COULD WALKING THE APPALACHIAN TRAIL HELP GOPHER TORTOISES?

by Whit Gibbons

January 31, 2016

I recently learned of an atypical conservation approach that involves a lot of walking, a threatened tortoise species and an opportunity for people to make a contribution to environmental preservation in an interesting and unusual way. The challenge reminded me of Aesop's tale of the iconic race between the hare and the tortoise, which as everyone knows was won by the slow and steady tortoise.

The winners in this event will also be tortoises though they won't be participants in the challenge. The sole contestant is University of Georgia graduate student Daniel Quinn, who plans to walk the full 2,185 miles of the Appalachian Trail. Dan challenges others to pledge money for each mile he completes as he makes the trek from Georgia to Maine.

Tortoises, which are turtles that live exclusively on land, are native to all of the warm continents except Australia. The Greek tortoise, native to the Mediterranean region, was probably what Aesop had in mind.

A suitable U.S. contestant in the race would be the gopher tortoise of the Southeast, a benign creature found in coastal states from South Carolina to Louisiana. West of the Tombigbee River in Alabama the gopher tortoise is officially protected as a threatened species under the Endangered Species Act.

This intriguing and charismatic tortoise is noted for living in large colonies and digging deep underground burrows in sandy soil. Some of these subterranean retreats go down 15 feet and are 30 feet long. Many serve as important refuges for other animals. Unfortunately, gopher tortoises are frequent victims of development and construction projects. But because tortoises are so appealing, people who get to know them want to protect them.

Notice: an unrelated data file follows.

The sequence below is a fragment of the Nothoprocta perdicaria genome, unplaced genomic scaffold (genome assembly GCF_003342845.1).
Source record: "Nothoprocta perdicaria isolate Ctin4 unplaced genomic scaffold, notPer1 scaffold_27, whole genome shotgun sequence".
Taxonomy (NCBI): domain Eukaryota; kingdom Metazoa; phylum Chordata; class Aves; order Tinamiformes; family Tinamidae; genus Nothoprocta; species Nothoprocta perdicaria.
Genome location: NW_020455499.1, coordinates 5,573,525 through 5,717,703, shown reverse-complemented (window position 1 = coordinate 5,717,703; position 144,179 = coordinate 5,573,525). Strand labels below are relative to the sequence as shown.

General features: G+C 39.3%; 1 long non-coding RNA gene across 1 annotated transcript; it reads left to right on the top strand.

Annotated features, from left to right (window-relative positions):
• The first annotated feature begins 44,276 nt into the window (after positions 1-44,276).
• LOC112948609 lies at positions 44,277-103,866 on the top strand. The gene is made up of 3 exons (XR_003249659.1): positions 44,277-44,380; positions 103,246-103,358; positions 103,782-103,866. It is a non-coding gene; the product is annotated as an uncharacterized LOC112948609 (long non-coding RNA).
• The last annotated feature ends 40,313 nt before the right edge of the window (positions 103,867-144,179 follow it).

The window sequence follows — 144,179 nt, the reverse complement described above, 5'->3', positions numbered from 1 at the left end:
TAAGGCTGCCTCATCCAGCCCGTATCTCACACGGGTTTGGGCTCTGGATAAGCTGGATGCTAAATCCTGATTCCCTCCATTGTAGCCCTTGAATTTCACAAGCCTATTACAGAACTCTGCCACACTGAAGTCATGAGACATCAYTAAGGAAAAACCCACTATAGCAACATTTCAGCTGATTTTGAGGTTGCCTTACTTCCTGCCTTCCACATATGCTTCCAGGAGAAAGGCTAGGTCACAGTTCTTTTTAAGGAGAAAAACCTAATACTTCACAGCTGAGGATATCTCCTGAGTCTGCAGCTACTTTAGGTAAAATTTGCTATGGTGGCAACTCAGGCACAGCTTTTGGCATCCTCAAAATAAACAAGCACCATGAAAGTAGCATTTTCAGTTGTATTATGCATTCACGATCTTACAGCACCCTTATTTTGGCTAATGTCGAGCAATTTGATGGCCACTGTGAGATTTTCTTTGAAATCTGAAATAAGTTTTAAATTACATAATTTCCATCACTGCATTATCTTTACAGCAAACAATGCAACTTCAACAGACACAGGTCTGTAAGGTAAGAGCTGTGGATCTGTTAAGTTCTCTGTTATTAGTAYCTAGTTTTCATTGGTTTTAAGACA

Dan is clearly an advocate of the gopher tortoise, and his chosen charity for any pledges is the Gopher Tortoise Council. As he puts it, "I picked this small 501(c)(3) nonprofit because I know the people involved and the good work they do. They primarily work to save gopher tortoise populations by restoring upland habitats like longleaf pine forests."

The GTC also supports students through research grants. Dan was a recipient of such funding while doing his master's research under the direction of Tracey Tuberville at the Savannah River Ecology Laboratory. His thesis involved augmenting gopher tortoise populations by releasing juveniles into natural habitats.

Dan says, "If you would like to support [the GTC] and my hike, you can pledge any amount of money per mile." A penny pledge would result in a maximum amount of $21.85 to be paid should he complete the trail. A pledge of 25 cents per mile would be $546.25. Once he has completed his hike, he will tally up the miles and each person's pledges. To avoid red tape and personal handling of money, he asks that everyone go to the Gopher Tortoise Council website www.gophertortoisecouncil.org/donations/ and simply donate the amount that was pledged. He offers a bonus to anyone making a pledge: they "will receive photos throughout the hike (I promise not to inundate your inbox)." His email address is dpq695@srel.uga.edu.

According to Dan, as many as 3,000 people start to hike the Appalachian Trail each year, but fewer than one-quarter of those who start actually finish and only half make it halfway. As he says, "People quit because it is physically and psychologically demanding to walk over mountains every day for five to six months." He admits he is not "a seasoned backpacker [but] inexperienced people do complete the trail, and attitude makes a huge difference."

He has a personal commitment to make the hike for his own edification and decided "why not also hike for charity? Hiking for something other than myself will give me a purpose to keep going when I might not otherwise have one." Dan Quinn sounds a bit like Aesop's tortoise in his commitment to getting the job done. And clearly the tortoise will be a winner in this contest, too.

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